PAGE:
Saturday, September 10, 2011

Space museum

While I've always loved the Smithsonian Air and Space Museum in DC, I've never liked its name. In particular, the word "museum" in its title seemed inappropriate. It gives the impression of a dank building where bones of creatures, long dead, gather dust. Instead, I think of the Smithsonian as a glass aviary on the green National Mall where steel birds who once danced with stars have perched, perhaps temporarily, so that we can look at their gleaming edges.

My romantic view of the Smithsonian contrasts strongly with the reality of an aerospace industry whose best days seem behind it. The Smithsonian's focus seems less on the future of flight and more on the creation of an experience that is best described as a "scientific amusement park". IMAX theaters abound, and much effort is spent on acquiring and displaying weird-looking aircraft, with the goal of inducing a brainless "woah". When the Smithsonian turns 35 this year, it will seem more a museum for artifacts than an avante-garde hangar in which to contemplate our cosmic destiny.

Soon, the Smithsonian will be the home of Discovery, NASA's former flagship and the oldest surviving space shuttle. She will join the Bell X-1, the Eagle lunar module, the SR-71 Blackbird and the Enola Gay as monuments to the golden age of aerospace, when the United States held total dominance in the sky. When this happens, the Smithsonian will, perhaps, become the perfect place to meditate on our transition to what Fareed Zakaria calls the post-american world.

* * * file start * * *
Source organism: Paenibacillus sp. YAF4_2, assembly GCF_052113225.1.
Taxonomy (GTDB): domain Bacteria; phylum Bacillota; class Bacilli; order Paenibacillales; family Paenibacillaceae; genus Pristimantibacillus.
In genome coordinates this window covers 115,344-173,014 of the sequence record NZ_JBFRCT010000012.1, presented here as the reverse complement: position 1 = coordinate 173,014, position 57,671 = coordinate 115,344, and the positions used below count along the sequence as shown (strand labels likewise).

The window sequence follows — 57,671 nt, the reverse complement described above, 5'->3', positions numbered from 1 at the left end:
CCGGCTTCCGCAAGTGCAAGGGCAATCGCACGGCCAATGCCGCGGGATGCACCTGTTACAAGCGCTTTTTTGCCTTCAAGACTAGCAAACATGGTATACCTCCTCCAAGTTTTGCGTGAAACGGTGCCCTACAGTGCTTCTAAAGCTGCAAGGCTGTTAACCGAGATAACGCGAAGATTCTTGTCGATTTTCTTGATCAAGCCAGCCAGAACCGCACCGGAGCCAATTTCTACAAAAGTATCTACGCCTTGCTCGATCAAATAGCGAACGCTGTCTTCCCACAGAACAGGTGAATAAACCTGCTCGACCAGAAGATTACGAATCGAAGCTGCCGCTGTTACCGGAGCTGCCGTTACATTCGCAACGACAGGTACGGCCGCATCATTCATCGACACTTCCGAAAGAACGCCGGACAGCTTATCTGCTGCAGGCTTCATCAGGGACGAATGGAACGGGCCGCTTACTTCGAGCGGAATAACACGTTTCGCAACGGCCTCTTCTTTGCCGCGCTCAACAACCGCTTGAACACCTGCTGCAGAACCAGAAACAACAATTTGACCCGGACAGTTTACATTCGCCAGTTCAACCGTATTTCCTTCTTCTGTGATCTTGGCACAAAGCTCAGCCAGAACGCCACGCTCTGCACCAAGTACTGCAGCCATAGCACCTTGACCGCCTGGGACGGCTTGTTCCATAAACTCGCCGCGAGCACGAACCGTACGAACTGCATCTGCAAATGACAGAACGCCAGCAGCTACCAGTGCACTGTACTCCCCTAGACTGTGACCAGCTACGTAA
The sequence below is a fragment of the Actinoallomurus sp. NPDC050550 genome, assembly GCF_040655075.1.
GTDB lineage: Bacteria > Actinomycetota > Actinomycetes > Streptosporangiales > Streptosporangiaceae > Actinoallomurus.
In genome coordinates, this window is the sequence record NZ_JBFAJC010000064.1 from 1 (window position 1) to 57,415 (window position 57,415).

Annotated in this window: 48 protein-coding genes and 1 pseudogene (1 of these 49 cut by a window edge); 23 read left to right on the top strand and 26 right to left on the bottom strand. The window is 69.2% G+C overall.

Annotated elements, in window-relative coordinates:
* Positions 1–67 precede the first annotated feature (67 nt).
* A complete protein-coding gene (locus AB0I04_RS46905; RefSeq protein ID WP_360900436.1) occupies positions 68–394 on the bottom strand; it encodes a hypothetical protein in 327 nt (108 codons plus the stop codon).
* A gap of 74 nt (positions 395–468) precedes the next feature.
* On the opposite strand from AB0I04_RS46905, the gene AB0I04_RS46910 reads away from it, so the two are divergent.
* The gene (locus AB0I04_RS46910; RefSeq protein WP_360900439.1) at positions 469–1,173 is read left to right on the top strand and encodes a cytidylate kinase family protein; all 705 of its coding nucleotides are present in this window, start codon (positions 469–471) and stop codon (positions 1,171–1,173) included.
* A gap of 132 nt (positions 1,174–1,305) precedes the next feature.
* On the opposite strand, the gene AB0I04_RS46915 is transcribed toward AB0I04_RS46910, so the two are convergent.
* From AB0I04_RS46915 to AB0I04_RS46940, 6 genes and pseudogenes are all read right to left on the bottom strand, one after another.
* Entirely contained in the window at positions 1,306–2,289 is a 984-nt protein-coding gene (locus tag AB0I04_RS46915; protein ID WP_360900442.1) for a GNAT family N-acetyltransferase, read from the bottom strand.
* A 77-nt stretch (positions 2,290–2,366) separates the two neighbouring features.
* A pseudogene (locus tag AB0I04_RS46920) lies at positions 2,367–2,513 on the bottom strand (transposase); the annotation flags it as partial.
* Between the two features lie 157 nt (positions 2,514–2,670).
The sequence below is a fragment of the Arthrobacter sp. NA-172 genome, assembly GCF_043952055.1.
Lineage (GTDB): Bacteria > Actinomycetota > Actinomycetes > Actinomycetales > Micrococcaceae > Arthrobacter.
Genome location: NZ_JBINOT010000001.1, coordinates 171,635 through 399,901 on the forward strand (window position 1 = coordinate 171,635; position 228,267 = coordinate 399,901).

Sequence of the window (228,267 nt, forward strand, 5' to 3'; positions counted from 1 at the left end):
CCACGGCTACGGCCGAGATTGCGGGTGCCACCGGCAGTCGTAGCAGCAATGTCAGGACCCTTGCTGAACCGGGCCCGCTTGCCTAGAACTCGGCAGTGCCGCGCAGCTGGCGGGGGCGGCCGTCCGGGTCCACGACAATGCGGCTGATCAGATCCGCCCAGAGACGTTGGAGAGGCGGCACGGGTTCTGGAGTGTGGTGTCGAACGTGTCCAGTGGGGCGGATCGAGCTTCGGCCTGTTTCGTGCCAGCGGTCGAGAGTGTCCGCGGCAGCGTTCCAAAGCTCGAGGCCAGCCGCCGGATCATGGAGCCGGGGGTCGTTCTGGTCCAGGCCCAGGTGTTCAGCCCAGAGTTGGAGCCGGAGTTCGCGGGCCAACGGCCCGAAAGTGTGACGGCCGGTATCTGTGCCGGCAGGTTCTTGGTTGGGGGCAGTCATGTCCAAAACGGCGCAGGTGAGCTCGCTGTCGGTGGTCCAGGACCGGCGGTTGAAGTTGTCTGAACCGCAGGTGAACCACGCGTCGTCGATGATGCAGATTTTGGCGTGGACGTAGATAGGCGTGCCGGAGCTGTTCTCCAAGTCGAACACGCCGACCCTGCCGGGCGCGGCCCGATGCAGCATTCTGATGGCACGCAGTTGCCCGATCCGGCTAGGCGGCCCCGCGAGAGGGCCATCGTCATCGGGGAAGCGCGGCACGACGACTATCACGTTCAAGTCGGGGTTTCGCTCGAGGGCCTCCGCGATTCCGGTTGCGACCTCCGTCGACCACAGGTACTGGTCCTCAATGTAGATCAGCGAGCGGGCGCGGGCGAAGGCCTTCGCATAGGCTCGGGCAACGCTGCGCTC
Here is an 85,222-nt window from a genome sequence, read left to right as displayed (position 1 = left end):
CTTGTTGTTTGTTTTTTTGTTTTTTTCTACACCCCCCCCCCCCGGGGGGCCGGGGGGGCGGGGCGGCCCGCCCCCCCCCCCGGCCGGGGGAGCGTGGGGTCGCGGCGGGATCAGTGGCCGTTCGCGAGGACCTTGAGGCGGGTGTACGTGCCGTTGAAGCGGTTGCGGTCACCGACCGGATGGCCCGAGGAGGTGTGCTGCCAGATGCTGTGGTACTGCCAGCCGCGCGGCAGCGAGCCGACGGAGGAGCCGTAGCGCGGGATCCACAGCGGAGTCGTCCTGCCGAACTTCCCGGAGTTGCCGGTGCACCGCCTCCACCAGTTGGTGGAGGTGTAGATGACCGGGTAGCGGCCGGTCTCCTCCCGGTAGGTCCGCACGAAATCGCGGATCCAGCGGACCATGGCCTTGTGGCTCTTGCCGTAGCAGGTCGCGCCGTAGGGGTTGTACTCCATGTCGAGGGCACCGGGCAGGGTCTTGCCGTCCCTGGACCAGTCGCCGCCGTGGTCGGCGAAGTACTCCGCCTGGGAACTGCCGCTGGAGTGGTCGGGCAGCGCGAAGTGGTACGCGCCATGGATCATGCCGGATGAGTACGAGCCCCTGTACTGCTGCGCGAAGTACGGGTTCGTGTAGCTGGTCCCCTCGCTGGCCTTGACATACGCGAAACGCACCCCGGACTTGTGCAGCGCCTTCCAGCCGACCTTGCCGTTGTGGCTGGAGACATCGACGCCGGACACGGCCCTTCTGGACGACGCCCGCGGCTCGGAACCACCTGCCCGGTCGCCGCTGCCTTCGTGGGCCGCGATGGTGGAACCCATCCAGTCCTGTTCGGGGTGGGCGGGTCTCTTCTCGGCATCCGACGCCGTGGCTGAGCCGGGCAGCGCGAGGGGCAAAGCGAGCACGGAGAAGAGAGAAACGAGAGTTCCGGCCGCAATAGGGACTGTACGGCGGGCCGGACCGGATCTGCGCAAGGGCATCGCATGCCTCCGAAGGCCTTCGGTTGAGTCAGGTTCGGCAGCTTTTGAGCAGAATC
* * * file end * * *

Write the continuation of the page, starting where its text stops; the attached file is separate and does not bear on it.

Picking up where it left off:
Maybe it is time that I let go of my opposition to the word "museum" in the title of the Smithsonian.

During my last visit to the center, in July, the retirement of the shuttles was imminent and these sorts of thoughts swirled in my head. I looked at the displays with a feeling that I was looking at history, at aircraft archeology perhaps, rather than technology. Such emotions weighed heavily in me, till I came across a gallery called How Things Fly. The space was a collection of about 25 or so interactive displays and was swarming with loads of excited children.

The different displays were not just for kids: I really enjoyed them too. Most of the interactive exhibits were on different aspects of flight, and each hammered home the concept of airfoil. There was a thin plastic disk that hovered magically, a beach ball that levitated over a glorified hair dryer and all kinds of wind tunnels. I've uploaded a video of one of the interactive displays below. I believe that as long as the Smithsonian can keep putting up exhibitions that bring out in everyone - children and adults alike - an excitement in flying, then in some sense the building is not a catacomb of mechanical dinosaurs and is, instead, alive and breathing. Hopefully, that means I can still get away with not calling it a "museum".

Airfoil with smoke streams:

1 comment:

Anjali said...

I love "where steel birds who once danced with stars have perched, perhaps temporarily, so that we can look at their gleaming edges". How's "space exploratorium"?